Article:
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Literary Influence: From Paganism To Christianity Comparison Between The Dream Of The Rood, Beowulf, And Religious Texts

2093 words - 8 pages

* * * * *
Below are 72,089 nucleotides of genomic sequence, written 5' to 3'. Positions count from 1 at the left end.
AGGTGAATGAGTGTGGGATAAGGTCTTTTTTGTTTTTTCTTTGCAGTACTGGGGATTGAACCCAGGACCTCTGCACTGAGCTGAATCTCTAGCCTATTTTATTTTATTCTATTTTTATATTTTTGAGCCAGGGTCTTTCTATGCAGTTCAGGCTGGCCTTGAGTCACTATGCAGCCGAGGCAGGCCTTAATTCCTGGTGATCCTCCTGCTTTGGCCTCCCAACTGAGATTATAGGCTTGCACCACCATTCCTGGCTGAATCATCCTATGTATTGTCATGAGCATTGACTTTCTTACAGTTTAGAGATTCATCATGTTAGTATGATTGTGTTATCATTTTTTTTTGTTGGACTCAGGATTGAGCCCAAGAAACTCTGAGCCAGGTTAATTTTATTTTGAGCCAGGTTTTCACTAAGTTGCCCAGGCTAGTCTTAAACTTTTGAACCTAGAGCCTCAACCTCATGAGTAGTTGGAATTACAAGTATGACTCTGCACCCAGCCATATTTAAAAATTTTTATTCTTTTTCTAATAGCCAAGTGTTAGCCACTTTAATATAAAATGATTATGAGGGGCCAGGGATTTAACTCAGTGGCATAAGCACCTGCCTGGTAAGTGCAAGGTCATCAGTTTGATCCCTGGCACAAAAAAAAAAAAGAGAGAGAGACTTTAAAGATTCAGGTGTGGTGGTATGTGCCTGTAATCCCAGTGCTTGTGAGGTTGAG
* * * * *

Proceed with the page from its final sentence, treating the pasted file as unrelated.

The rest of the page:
Amanda NunezMr. MartinezEnglish IV- Block 103 December 2013Literary Influence: From Paganism to ChristianityDuring an era when concepts that strayed from the norm were often dejected, the notion of Christianity was not yet an established belief. However, through transitional pieces such as The Dream of the Rood and Beowulf, individuals were able to be eased into accepting this foreign concept and begin a new age of spiritual belief. Both of these texts were masked by heroic tales, yet their underlying message is one that seems to mirror a major religious text- The Nicene Creed. Through careful examination, it is evident that these literary works share a similar structure to The Nicene Creed, and therefore were able to provide Anglo-Saxon people with an insight into Christianity without overwhelming them with new ideas. The authors of these texts achieved this purpose by presenting to the population of this time area the profession of Christian faith, concealed by a story that they were likely to enjoy listening to. Through this strategy employed, Pagan Anglo-Saxons were able to truly grasp the underlying principles of this new religion and ultimately accept these beliefs as their own.Historical ContextIt is important to first understand the characteristics that defined Anglo-Saxons in order to fully comprehend how the two texts impacted this group in a compelling manner. The Anglo-Saxons were a war-glorifying group of individuals who believed that strength and brutality resulted in the best heroes (Ross). They were quick to follow a leader that showed these standard characteristics, as they felt the desire to be constantly guided by someone. Because they so often had brave yet harsh leaders, many dynasties came and went rapidly and these people looked to greater entities as important leaders (Ross). Paganism was a polytheistic religion, meaning that it was centered around multiple gods, many of which were robust and mighty, as the Anglo-Saxons honored them to be (Ross). They were not used to a gentle, kind-hearted leader, and were therefore hesitant of Christ as they compared his description to their own rulers and gods. This group of people also enjoyed listening to poetry or ballads being recited, and sought this art out as a major form of entertainment (Ross). Because of this, authors such as those responsible for the two texts in discussion utilized stories as a way to make commentaries that would hopefully be conveyed to their audiences.Major DivisionsThe structure of both the Dream of the Rood and Beowulf mirror that of the Nicene Creed, being that all three texts show four major divisions: the creation of the holy being, the period of suffrage Christ must endure, the obstacles he overcomes, and his death and resurrection.The first division depicting how the Holy Son came to be is seen both in The Dream of the Rood as well as Beowulf. In the Dream of the Rood, the similarity in structure is very obviously visible to readers, being that this...

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